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Charles F. Kearns
Tokyo Metropolitan University
Muscle hypertrophySkeletal muscleKaatsuDiabetes mellitusMedicine
24Publications
10H-index
988Citations
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Publications 25
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#1Takashi Abe (Tokyo Metropolitan University)H-Index: 17
#2Charles F. Kearns (Tokyo Metropolitan University)H-Index: 10
Last. William F. Brechue (USMA: United States Military Academy)H-Index: 28
view all 6 authors...
The purpose of this study was to investigate once-daily walk training with restricted leg blood flow (KAATSU) on thigh muscle size and strength. Twelve young men performed walk training: KAATSU-walk training (n=6) and control (no KAATSU-walk; n=6). Training was conducted once daily, 6 days per week, for 3 weeks. Treadmill walking (50 m/min) was performed for 5 sets of 2-min bouts interspersed with 1-min rest periods. The KAATSU-walk group wore pressure cuff belts (5 cm wide) on both legs during ...
12 CitationsSource
#1Kiyoshi Sanada (Tokyo Metropolitan University)H-Index: 20
#2Taishi Midorikawa (Tokyo Metropolitan University)H-Index: 12
Last. Takashi Abe (Tokyo Metropolitan University)H-Index: 48
view all 7 authors...
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#1Kiyoshi Sanada (Tokyo Metropolitan University)H-Index: 20
#2Taishi Midorikawa (Tokyo Metropolitan University)H-Index: 12
Last. Takashi Abe (Tokyo Metropolitan University)H-Index: 48
view all 5 authors...
The present study developed nonexercise models for predicting maximal oxygen uptake \(({\dot{{V}}}\hbox{O}_{\rm{2max}})\) using skeletal muscle (SM) mass and cardiac dimensions and to investigate the validity of these equations in healthy Japanese young men. Sixty healthy Japanese men were randomly separated into two groups: 40 in the development group and 20 in the validation group. \({\dot{{V}}}\hbox{O}_{\rm{2max}}\) during treadmill running was measured using an automated breath-by-breath mas...
19 CitationsSource
Source
#1Takashi Abe (Tokyo Metropolitan University)H-Index: 48
#2Charles F. KearnsH-Index: 10
Last. Yoshiaki SatoH-Index: 28
view all 3 authors...
Previous studies have shown that low-intensity resistance training with restricted muscular venous blood flow (Kaatsu) causes muscle hypertrophy and strength gain. To investigate the effects of daily physical activity combined with Kaatsu, we examined the acute and chronic effects of walk training with and without Kaatsu on MRI-measured muscle size and maximum dynamic (one repetition maximum) and isometric strength, along with blood hormonal parameters. Nine men performed Kaatsu-walk training, a...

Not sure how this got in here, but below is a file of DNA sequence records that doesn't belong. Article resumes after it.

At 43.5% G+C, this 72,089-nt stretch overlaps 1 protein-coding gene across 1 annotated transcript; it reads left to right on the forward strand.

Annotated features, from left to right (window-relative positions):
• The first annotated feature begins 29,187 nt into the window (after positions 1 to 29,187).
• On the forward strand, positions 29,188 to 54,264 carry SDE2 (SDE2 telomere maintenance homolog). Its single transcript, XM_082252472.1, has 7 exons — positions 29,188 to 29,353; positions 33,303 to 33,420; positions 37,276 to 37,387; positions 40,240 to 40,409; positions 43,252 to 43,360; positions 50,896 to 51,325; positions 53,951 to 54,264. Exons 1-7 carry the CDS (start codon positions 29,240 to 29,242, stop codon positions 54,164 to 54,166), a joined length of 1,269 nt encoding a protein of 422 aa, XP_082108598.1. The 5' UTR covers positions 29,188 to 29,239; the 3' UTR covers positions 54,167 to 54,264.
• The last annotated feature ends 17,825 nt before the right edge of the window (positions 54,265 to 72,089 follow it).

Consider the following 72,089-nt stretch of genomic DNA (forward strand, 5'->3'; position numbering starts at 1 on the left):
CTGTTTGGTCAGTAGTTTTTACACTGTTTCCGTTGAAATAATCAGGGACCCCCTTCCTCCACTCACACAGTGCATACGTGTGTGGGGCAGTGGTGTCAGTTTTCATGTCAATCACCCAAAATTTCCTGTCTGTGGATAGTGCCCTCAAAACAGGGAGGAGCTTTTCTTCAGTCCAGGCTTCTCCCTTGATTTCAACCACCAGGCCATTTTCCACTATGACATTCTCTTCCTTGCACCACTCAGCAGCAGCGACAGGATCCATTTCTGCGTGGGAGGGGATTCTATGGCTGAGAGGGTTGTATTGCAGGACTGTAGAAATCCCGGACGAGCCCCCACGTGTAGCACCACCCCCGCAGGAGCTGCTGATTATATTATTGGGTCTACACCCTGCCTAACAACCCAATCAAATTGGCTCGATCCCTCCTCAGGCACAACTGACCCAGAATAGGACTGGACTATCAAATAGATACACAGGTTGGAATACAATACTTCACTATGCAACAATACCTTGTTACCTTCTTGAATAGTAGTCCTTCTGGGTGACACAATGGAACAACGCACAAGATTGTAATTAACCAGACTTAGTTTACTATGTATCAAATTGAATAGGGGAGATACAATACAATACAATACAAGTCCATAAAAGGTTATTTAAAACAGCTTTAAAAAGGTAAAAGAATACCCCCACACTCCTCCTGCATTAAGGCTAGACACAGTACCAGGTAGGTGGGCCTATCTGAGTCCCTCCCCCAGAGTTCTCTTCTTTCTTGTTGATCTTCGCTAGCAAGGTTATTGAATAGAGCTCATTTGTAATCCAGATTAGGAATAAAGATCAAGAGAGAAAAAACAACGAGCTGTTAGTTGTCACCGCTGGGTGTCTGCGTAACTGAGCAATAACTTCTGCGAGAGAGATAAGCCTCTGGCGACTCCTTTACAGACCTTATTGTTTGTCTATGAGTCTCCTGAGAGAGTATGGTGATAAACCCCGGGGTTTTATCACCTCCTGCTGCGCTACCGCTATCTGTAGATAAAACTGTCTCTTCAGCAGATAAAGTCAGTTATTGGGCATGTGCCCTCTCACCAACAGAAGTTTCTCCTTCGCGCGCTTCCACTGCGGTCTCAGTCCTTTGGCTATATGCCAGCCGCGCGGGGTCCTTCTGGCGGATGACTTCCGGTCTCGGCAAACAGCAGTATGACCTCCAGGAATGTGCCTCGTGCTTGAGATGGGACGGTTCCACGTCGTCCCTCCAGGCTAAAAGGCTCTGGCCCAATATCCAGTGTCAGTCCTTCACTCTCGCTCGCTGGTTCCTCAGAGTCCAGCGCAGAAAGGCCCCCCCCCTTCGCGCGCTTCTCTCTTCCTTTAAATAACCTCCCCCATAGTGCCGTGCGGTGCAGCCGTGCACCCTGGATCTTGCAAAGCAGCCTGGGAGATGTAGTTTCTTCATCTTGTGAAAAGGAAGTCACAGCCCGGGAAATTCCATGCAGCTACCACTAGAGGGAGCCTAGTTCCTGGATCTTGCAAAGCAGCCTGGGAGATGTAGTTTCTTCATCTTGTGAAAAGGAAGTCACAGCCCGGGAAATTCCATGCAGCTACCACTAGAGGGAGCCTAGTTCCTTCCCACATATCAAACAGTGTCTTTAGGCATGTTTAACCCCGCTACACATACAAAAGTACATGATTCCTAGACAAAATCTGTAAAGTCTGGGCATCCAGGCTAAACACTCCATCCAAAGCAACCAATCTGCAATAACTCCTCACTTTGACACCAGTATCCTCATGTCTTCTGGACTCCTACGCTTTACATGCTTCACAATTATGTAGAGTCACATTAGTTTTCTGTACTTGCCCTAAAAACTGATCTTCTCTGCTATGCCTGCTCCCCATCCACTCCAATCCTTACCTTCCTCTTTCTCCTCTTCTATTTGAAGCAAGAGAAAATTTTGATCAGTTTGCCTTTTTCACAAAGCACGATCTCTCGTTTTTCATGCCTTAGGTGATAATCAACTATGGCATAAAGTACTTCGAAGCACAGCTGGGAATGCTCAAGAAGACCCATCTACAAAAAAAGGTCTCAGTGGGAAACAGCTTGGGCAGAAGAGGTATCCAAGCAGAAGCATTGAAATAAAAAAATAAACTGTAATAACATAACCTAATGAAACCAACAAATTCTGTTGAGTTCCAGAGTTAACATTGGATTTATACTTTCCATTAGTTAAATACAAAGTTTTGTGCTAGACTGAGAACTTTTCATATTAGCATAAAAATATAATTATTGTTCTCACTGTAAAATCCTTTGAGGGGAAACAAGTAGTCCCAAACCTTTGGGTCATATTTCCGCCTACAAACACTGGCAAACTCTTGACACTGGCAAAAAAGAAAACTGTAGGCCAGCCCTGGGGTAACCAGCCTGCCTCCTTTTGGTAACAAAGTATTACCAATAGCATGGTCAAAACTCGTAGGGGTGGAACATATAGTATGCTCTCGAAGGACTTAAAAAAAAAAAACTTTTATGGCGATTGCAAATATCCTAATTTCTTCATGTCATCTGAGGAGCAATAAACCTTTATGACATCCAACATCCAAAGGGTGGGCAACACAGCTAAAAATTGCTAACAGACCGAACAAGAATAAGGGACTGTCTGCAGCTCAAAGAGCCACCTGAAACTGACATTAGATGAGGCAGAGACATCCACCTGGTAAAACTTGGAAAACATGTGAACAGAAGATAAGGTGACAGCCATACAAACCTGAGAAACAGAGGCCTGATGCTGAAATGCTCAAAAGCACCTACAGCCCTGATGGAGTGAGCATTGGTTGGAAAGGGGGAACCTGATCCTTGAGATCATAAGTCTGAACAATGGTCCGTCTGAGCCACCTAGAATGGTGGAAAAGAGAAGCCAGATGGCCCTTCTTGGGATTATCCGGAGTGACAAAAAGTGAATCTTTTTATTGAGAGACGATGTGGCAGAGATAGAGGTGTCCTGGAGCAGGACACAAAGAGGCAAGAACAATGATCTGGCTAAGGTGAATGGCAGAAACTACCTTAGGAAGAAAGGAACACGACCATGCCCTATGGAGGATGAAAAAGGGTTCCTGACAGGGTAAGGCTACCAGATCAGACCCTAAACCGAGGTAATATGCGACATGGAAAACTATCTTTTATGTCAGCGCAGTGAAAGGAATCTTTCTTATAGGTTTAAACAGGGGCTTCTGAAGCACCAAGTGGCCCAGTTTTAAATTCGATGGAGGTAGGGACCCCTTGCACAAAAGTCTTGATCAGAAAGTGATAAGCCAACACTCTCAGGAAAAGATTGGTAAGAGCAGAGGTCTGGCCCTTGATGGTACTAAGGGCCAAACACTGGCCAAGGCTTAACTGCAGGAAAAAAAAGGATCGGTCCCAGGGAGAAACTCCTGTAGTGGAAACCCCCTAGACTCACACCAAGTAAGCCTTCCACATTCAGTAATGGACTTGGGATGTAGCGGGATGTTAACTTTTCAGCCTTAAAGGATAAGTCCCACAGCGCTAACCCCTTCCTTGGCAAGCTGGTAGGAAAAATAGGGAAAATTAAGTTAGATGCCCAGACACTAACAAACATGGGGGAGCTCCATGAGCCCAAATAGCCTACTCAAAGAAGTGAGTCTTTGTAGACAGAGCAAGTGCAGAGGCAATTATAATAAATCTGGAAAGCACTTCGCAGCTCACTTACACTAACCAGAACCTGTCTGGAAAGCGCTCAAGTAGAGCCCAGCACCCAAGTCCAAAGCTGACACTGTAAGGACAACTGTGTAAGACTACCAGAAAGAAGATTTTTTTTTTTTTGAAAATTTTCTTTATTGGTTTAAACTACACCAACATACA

333 CitationsSource
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Introduction: Adipose tissue plays complex role(s) in metabolic and endocrine control. To date, little work has been done in the horse regarding adipocytokines. Purpose: This study was conducted to determine whether therapeutic levels of chronic [beta]-agonist administration, exercise, or both could alter their concentrations. Methods: A total of 23 standard-bred mares were divided into four experimental groups: clenbuterol (2.4 [mu]g[middle dot]kg-1 bw twice daily for 8 wk) plus exercise (8 wk,...
37 CitationsSource
#1Charles F. Kearns (Tokyo Metropolitan University)H-Index: 10
#2Yoshiaki Sato (UTokyo: University of Tokyo)H-Index: 28
Last. Takashi Abe (Tokyo Metropolitan University)H-Index: 17
view all 3 authors...
In order to produce significant muscle hypertrophy, a training intensity of greater than 65% of the 1-repetition maximum (1-RM) is generally believed to be required. However, this concept has been challenged recently by data from studies that have combined 20%-50% 1-RM with restriction of venous blood flow from the working muscle, referred to as KAATSU-training. These studies have demonstrated significant gains in muscle size and strength in as little as 2 weeks in humans. The KAATSU-training mo...
1 CitationsSource
#1Kiyoshi Sanada (Tokyo Metropolitan University)H-Index: 20
#2Charles F. Kearns (Tokyo Metropolitan University)H-Index: 10
Last. Takashi Abe (Tokyo Metropolitan University)H-Index: 48
view all 4 authors...
The present study was performed to develop regression-based prediction equations for skeletal muscle (SM) mass by ultrasound and to investigate the validity of these equations in Japanese adults. Seventy-two Japanese men (n=38) and women (n=34) aged 18–61 years participated in this study and were randomly separated into two groups: the model development group (n=48) and the validation group (n=24). The total and regional SM mass were measured using magnetic resonance imaging (MRI) 1.5 T-scanners...
119 CitationsSource
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